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Hate Crime Laws

The hate crime laws focuse on protecting the citizens against the prejudice crimes that are motivated by violent acts and hostility. Although there are variances in the state laws, the penalty that is subjected to individuals who are accused of these crimes is usually severe.  The jurisdiction has outlined the measures that should be undertaken by the political class in an attempt to mitigate these crimes in the society. The massive struggle for political superiority, embodied by the politicians, has resulted to hate crimes in the society. The hate crimes are usually related to an individual’s religion, ethnicity, gender identity, nationality and disability.  

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The hate crime bill was enacted in 1994 by the federal government, and it allowed federal prosecution to be undertaken on individuals who interfere or injure other people because of their race, nationality, or religion. The bill was later reviewed by President Obama, following the inadequacies and limitations of federal jurisdiction on hate crimes. In supporting this bill, the federal government enacted counterpart bills — law enforcement act and violent crime control act — that ensured the culprits of hate crimes were convicted accordingly. Currently, the hate crime law is vested as one of the vital components of fighting crimes across the United States. The bill has incorporated crimes that are motivated by gender identity, disability, and sexual orientation (Jacobs & Potter, 2010).

In my opinion, the hate crime law provides an elaborate identity of politics, and how it manifests itself in the vast areas of law. The law is a socio-legal category that enhances the individuals in a given jurisdiction area to exercise peaceful activities (Hulse, 2007). The government attempt to induce anti-discrimination paradigm, imminent in the society, to the federal criminal law has generated immense anomalies and cruxes. For instance, the perpetrators of the hate crimes have been channelled to minority groups in the society (Bergman & Berman, 2011). Equality has not been achieved, as stringent measures have not been applied to ensure that all sorts of citizens are subjected to equal treatment across the society. In addition, the underlying conduct, barred by the law, has been subjected to punishments, both criminal and civil.

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Hate crime laws are based on protecting religious institutions against criticism. This has been the principal source for critique by scholars. Although some of the religious faithful zealots may be characterized by hateful and violent acts, the hate crime law is aimed at protecting religion. Those who object to religious slander and atrocity were subjected to law and order. It is clear that the main objective of introducing the law was to ensure that the society is protected, especially considering religious doctrines, from the political atrocities affecting the religious sectors. However, it is clear that the incline to the religious instincts posits the society to differentiate between what can be termed as acceptable ‘hatred’ by the courts of law (Gerstenfield, 2010). Some of the comments from other religious beliefs may be enunciating the reality of other individuals’ tradition and culture. Therefore, the court has the mandate to ascertain the relevancy and the components of hatred in the society. Indeed, what one individual may perceive to be hatred, another person may reckon to be the societal norm.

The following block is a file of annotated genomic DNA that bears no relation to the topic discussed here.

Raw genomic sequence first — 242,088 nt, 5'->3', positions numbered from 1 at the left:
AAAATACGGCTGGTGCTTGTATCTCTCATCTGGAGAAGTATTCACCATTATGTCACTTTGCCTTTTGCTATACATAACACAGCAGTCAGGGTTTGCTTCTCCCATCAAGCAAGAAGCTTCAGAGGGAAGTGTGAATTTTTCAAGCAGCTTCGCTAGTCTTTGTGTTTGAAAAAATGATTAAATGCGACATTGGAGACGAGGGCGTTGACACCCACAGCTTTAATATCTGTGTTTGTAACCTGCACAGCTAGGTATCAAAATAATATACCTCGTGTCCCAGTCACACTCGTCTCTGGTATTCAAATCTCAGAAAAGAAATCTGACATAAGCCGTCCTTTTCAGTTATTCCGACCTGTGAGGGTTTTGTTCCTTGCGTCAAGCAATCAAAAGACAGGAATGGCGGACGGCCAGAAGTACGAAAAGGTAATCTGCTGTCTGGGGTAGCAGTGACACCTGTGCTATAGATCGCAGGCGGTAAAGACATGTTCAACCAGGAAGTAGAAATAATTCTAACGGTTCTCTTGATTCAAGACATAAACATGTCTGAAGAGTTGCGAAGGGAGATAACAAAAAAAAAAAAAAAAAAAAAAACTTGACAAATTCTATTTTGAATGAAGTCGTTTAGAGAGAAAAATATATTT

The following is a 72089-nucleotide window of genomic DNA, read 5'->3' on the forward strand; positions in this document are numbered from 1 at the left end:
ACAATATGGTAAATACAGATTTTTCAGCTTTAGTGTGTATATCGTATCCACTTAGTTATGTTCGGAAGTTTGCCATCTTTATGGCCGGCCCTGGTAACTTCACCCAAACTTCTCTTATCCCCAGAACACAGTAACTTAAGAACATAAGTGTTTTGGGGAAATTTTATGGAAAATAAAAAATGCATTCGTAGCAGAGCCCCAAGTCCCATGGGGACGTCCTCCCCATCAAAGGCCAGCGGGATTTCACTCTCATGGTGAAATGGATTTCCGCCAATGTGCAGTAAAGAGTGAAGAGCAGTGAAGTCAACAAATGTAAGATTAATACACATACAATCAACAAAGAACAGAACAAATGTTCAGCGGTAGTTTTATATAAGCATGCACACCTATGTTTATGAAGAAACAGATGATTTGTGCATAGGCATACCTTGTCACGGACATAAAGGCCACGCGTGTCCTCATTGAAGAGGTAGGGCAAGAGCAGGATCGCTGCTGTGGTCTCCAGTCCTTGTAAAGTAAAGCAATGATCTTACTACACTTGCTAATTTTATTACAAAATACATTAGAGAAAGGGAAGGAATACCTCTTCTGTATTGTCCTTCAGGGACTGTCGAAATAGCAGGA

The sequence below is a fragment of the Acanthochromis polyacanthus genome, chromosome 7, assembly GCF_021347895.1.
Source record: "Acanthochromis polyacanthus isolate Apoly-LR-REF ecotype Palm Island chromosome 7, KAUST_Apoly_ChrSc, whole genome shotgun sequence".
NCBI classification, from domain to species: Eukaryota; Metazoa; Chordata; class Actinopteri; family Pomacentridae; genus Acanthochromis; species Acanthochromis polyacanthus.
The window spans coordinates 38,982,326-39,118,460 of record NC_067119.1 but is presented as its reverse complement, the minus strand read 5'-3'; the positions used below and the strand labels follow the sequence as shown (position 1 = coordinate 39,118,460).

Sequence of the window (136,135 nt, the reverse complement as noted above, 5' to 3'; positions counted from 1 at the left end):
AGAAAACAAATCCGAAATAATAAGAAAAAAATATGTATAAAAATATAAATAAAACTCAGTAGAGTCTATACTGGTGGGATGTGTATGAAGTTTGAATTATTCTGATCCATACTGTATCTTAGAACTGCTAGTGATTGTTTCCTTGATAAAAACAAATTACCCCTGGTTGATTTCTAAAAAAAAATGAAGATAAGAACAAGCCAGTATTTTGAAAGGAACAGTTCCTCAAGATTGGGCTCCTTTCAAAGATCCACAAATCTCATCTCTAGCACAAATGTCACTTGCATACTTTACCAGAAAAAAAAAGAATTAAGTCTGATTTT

Ideally, the hate crime laws’ beneficiaries are the religious sectors. For instance, in the case of Israel and Jews, - the first beneficiary of the law - the government ensured that the “Holocaust Deniers” were prosecuted according to the outlined laws and legislation (Gerstenfield, 2010).  This included both the journalists and scholars who refused to accept the fact of  Holocaust during  World War II. As such, the bill will be oriented against the scholars who have unpopular expressions or ideas, and which tend to incite the population. Religious doctrine being believed to be true and dependable, the bill restricts an individual from debating against the contents of religious teachings — either Islamic, Hindu or Christianity. The philosophers are at a major risk as they cannot air the views concerning some of the teachings in the Holy Book.

However, upon implemented and coordinated in solemn manner, the gravity of religious exploitation will not be felt. The countries that had formerly enacted the bill claimed that it was bias. For instance, an English blogger was charged by the court after he complained that Muslim immigrants were committing heinous crimes and violent acts against mankind (Stout, 2009). The court determined that the claim was a slander and it was against the rules outline in the hate crime law. Meanwhile, the Muslim immigrants continued to carry placards with violent threats meant for the Europeans who were insulting Islamic religion. The English blogger was threatened by the Islam, including death threats, and the court perceived it to be not an issue.

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In conclusion, hate crime law can be beneficial in the society, as it mitigates hate speech that would have otherwise caused mayhem. However, the legislation should not be biased and equality should be vested across all the sectors. Christians or Muslims should not use the law as an avenue to victimize other people. Changes should be made in the act in order to ensure that the Canadian issue is not going to happen in the United States. 

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